Updated: August 26, 2021 7:22:38 am
Over the past 30 years, the number of adults (aged 30-79 years) living with hypertension worldwide has doubled — rising from an estimated 331 million (33.1 crore) women and 317 (31.7 crore) million men in 1990, to 626 million (62.6 crore) women and 652 million (65.2 crore) men in 2019, with most of this increase occurring in low- and middle-income countries (LMICs). The prevalence of hypertension in India has, however, increased marginally over a period of 30 years, from 28% in women and 29% in men in 1990 to 32% in women and 38% in men in 2019.
The international study, published in The Lancet on Wednesday, analysed blood pressure measurements from more than 100 million (10 crore) people taken over three decades in 184 countries. Hypertension was defined as having systolic blood pressure of 140 mm Hg or greater, diastolic blood pressure of 90 mm Hg or greater, or taking medication for high blood pressure.The study was funded by the World Health Organisation and it was conducted by researchers from the Non-Communicable Disease Risk Factor Collaboration.
Despite being straightforward to diagnose and relatively easy to treat with low-cost drugs, nearly half of people (41% of women and 51% of men) with hypertension worldwide in 2019 were unaware of their condition; and more than half of women (53%) and men (62%) with the condition weren’t treated.
Worldwide, blood pressure was controlled (ie, medicines were effective in bringing blood pressure to normal ranges) in fewer than 1 in 4 women and 1 in 5 men with hypertension.
High blood pressure is directly linked to more than 8.5 million (85 lakh) deaths worldwide each year and is the leading risk factor for stroke, ischaemic heart disease, other vascular diseases, and renal disease. Lowering blood pressure can cut the number of strokes by 35%-40%, heart attacks by 20%-25%, and heart failure by around 50% .
Professor Majid Ezzati from Imperial College London, who is the senior author of the study, said, “Our analysis has revealed good practice in diagnosing and treating hypertension not just in high-income countries but also in middle-income countries.”
Prof Avula Laxmaiah, public health epidemiologist at National Institute of Nutrition, Hyderabad, said there was a significant improvement in the diagnosis of treatment, from 12-19% in 1990 to 32-42% among men and women in 2019, respectively. Similarly, treatment and control levels have also significantly improved. However, diagnosis, treatment and control levels are still low when compared to developed countries like Canada, USA, UK and others, Prof Laxmaiah told The Indian Express.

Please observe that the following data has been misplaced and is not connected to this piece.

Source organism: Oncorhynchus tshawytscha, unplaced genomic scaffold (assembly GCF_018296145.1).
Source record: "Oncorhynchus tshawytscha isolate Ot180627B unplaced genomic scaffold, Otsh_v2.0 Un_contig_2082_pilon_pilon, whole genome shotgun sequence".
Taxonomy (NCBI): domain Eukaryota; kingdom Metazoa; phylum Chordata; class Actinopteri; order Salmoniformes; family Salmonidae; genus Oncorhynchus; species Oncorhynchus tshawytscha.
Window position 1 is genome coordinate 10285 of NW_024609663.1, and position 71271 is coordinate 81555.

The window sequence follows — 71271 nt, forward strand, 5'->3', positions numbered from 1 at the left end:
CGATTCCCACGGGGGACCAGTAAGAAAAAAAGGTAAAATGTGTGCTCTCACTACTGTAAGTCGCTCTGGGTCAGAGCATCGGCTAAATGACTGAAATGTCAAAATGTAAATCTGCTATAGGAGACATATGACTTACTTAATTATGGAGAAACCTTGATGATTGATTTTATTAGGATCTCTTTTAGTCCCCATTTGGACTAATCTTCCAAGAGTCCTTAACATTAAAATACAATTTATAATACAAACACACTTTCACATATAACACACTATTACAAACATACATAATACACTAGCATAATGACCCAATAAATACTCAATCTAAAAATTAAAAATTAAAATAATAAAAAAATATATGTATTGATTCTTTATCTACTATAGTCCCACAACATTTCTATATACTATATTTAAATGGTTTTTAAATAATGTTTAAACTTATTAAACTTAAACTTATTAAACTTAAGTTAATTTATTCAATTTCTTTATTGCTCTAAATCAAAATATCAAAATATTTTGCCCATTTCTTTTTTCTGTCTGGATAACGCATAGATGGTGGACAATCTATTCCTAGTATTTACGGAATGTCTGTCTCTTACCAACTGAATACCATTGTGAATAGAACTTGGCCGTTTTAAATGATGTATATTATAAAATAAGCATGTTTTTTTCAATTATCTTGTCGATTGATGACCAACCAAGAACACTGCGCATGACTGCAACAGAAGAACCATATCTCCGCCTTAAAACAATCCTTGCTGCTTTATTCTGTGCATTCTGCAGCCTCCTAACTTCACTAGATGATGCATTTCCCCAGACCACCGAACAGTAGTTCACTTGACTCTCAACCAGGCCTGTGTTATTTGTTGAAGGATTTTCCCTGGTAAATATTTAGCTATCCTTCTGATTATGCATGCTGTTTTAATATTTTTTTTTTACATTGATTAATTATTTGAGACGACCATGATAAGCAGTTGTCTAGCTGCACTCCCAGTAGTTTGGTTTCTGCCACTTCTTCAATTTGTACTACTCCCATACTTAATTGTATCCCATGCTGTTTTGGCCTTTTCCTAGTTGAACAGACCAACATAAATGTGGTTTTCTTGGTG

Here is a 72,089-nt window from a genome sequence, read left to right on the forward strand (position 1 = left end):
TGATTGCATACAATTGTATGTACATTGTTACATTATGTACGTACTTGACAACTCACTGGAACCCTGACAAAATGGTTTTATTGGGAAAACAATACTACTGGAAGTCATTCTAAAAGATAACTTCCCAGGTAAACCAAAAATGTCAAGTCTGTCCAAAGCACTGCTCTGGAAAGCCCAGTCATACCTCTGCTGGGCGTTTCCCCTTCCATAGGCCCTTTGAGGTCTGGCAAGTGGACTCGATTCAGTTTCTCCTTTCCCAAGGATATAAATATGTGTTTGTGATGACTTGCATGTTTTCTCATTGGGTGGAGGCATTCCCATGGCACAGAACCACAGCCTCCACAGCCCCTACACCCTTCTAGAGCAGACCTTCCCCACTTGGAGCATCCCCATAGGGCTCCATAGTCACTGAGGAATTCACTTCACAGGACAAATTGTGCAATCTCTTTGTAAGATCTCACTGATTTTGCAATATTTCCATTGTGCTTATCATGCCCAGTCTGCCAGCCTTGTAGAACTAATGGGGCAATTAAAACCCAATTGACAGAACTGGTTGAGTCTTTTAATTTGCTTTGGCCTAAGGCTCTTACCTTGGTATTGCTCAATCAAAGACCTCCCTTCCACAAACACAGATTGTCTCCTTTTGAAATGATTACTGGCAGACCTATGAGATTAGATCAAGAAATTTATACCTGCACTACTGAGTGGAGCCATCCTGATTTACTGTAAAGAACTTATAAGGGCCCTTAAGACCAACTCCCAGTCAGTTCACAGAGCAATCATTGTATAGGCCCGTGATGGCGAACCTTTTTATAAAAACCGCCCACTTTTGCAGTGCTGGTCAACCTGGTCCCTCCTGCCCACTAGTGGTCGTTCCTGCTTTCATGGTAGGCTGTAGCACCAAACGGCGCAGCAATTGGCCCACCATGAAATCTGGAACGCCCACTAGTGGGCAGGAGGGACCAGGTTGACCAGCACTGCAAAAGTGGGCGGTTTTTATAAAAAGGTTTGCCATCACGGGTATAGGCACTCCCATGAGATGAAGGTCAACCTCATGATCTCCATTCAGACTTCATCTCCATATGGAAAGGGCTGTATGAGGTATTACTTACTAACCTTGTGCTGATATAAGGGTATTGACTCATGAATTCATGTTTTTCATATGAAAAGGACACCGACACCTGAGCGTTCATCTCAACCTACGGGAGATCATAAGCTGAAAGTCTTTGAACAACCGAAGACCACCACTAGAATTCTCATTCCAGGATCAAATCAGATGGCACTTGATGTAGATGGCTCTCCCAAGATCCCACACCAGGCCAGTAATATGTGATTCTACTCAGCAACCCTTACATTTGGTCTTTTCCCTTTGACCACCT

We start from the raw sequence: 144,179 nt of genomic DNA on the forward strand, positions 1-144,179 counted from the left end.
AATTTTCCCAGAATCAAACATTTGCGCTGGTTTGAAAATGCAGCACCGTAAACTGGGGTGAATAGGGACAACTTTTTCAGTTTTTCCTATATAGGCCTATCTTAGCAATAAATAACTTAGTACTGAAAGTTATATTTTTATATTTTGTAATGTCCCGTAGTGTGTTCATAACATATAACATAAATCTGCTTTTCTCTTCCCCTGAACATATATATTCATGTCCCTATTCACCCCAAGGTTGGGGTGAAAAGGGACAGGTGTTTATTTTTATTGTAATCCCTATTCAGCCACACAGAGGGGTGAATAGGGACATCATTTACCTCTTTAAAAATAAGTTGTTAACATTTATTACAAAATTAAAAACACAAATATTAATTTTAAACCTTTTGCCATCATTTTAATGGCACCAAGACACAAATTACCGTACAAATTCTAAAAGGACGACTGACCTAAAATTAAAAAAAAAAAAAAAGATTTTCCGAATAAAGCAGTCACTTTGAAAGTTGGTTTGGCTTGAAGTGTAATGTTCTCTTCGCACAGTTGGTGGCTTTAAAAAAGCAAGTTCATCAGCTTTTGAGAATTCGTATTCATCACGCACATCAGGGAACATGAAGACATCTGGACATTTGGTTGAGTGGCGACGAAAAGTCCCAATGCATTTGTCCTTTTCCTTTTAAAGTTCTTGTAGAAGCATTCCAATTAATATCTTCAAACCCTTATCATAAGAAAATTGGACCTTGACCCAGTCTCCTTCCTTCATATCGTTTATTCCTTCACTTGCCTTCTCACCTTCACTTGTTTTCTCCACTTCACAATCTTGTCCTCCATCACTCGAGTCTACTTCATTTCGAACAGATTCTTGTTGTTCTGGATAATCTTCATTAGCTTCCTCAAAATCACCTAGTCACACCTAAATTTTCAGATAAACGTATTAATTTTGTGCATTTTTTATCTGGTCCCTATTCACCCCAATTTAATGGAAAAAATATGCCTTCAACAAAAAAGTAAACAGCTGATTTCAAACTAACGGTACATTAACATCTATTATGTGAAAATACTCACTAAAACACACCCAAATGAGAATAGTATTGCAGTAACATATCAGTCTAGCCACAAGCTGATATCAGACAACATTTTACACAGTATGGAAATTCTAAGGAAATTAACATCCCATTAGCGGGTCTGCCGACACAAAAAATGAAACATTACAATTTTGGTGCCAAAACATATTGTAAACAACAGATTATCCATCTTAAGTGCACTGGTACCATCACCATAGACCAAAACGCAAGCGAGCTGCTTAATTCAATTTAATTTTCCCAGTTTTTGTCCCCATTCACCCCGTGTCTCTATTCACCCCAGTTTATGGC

The Centre has been implementing the National Programme for Prevention and Control of Cancer, Diabetes, Cardiovascular Diseases and Stroke (NPCDCS) since 2010 up to the district level under the National Health Mission. NPCDCS is focusing on awareness generation for behaviour and lifestyle changes, screening and early diagnosis of persons with high level of risk factors and their referral to appropriate treatment facilities like primary health centres and district hospitals for early diagnosis, treatment, and control of non-communicable diseases including cardiovascular diseases. To accomplish this, there is a need to improve infrastructure facilities and trained health manpower, especially at primary health centre and sub-centre levels, Dr Laxmaiah said.
Meanwhile, according to the Lancet study, many high-income countries, including Canada, Switzerland, the UK and Spain, have reported all-time low prevalence levels, but in low- and middle-income countries, and central European countries such as Paraguay, Hungary, Poland, and Croatia, hypertension rates remain high.
High-income and some middle-income countries have made impressive improvements in treatment and control of hypertension, including Canada, South Korea, Iceland, the USA, Costa Rica, and Germany; but there has been little change in most countries in sub-Saharan Africa and Oceania. Authors have called for best practice in detection, treatment, and control from countries like Costa Rica, Chile, Turkey, Kazakhstan and South Africa to be replicated across low- and middle-income countries.
New WHO guideline for hypertension treatment released
The ‘WHO Guideline for the pharmacological treatment of hypertension in adults’, also released on Wednesday, provides new recommendations to help countries improve management of hypertension. WHO recommends initiation of pharmacological antihypertensive treatment of individuals with a confirmed diagnosis of hypertension and systolic blood pressure of ≥140 mmHg or diastolic blood pressure of ≥90 mmHg.
Dr Taskeen Khan, of WHO’s Department of Noncommunicable Diseases, who led the guideline development, said: “The new global guideline on the treatment of hypertension, the first in 20 years, provides the most current and relevant evidence-based guidance on the initiation of medicines for hypertension in adults.”
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